Remember themomentin those old British war movies as anxioustroopsawaitthe enemy attack? Its the waiting I cant stand, someone invariably mutters.Thats how I feel about the dividends at embattled mining giants BHP Billiton (LSE: BLT) and Rio Tinto (LSE: RIO). Enemy forces are amassing, as China slows and commodity prices crash, andinvestorsare just waiting, sweating, and trying to keep theirnerve.
Surely management at BHP Billitonhas to accept the inevitable sooner rather than later. For crying out loud, the stock is currently yielding 13.9% and the share price is down 53% in a year to hit a 10-year low.It trades at just over seven times earnings. Earnings per share are forecast to fall a whopping 60% in the year to June. Managementexpects to book a $7.2bn impairment charge on itsUS shale oil and gas assets,the second in six months. How long can the line hold?
BHP Billiton isnt just exposed to metals misery, its a large player in the beleaguered oil market, where talk has turned crazy, with predictions of $10 barrels, and the IEA warning that the world could drown in oversupply. Yes, I know the writedowns are non-cash and shouldntdirectly hitthe dividend payment, but thats a detail. The yield is nearly 14% and when Anglo American recently hit that level, its defences were breached.
BHP hasntcut its dividendsince the merger with Billiton in 2001, so theres pride at stake, as well as the credit rating. Management even held the line after profits mined 10-yearlowsin August. But now it has to face up to todays painful reality, and retrench.Well know more next month.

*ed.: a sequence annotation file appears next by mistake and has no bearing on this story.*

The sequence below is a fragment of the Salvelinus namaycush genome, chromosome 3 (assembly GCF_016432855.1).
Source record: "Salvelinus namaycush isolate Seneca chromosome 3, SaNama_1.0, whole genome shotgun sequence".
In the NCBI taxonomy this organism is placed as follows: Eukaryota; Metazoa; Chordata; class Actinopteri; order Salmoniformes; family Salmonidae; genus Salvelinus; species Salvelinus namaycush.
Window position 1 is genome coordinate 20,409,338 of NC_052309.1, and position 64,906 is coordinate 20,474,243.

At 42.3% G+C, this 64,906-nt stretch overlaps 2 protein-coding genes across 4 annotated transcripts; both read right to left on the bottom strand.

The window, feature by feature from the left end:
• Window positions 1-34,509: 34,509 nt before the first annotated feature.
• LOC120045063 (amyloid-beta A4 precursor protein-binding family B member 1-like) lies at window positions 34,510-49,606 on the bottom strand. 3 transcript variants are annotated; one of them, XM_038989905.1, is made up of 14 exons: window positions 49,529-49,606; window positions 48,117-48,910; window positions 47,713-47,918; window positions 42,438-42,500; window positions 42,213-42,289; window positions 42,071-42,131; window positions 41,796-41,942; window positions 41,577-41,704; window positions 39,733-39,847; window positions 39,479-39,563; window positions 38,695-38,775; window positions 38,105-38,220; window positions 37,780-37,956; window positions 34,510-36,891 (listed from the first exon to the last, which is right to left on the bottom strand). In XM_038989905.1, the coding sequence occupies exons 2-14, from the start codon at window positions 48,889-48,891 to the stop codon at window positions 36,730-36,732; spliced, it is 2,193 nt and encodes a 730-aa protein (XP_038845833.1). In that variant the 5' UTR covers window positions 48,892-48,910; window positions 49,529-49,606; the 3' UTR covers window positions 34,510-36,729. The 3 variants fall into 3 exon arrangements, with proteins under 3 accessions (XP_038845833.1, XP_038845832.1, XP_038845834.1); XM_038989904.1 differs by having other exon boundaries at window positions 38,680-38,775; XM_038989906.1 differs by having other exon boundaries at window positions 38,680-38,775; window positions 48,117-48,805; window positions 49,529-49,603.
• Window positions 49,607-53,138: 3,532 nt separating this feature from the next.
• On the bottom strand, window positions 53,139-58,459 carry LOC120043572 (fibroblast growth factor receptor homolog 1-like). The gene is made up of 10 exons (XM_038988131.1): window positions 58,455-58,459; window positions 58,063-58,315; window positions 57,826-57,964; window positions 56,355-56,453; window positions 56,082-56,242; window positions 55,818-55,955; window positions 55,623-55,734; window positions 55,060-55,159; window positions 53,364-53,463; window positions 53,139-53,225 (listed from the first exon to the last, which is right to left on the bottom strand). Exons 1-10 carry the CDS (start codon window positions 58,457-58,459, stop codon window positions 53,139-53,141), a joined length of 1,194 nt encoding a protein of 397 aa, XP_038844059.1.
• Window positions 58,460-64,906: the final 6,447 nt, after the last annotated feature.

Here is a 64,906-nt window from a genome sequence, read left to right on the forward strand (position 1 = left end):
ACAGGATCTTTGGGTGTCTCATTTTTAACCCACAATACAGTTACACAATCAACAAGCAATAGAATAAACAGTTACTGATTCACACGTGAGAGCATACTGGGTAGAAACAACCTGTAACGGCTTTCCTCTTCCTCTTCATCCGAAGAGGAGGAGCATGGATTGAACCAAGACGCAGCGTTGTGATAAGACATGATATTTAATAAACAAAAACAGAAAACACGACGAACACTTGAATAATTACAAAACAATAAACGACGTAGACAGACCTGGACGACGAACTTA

The numbers arent quite so desperate at Rio, whichoffers a comparativelymodest dividend yield of 9.2%. The stock ischeap as chips, trading at just 4.7 times earnings. Itsshare price is down 43% over oneyear and 63% over five, pointing to the long-term nature of the decline. The 51% decline in EPS last year, plus a forecast 15% dropin 2016, show that even the best-run company cantescapethe commodity rout.
Both Rio and BHP enjoyed some relief on Tuesday after markets decided that 6.9% annual GDP growth in China was better than it could have been, but in todays turbulent markets the next panic attack isnt far away. China isnt just slowing, its shifting its economy from infrastructure and exports, to consumption and services. That willinevitably reduceits thirst for raw materials even if it avoids the dreadedhard landing.
At least Rio is shielded from the oil price collapse (maybe diversification isnt always so clever). Rioalso boastslower costs than BHP, and a stronger balance sheet. But with the price of iron ore (its main resource) expected to stay low for a couple of years, it has little hope of respite. Rios defences may last longer than BHPs, but unless relief comes in the shape of a commodity price rebound, at some point they too will crack.
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Harvey Jones has no position in any shares mentioned. The Motley Fool UK has recommended Rio Tinto. We Fools don’t all hold the same opinions, but we all believe that considering a diverse range of insights makes us better investors.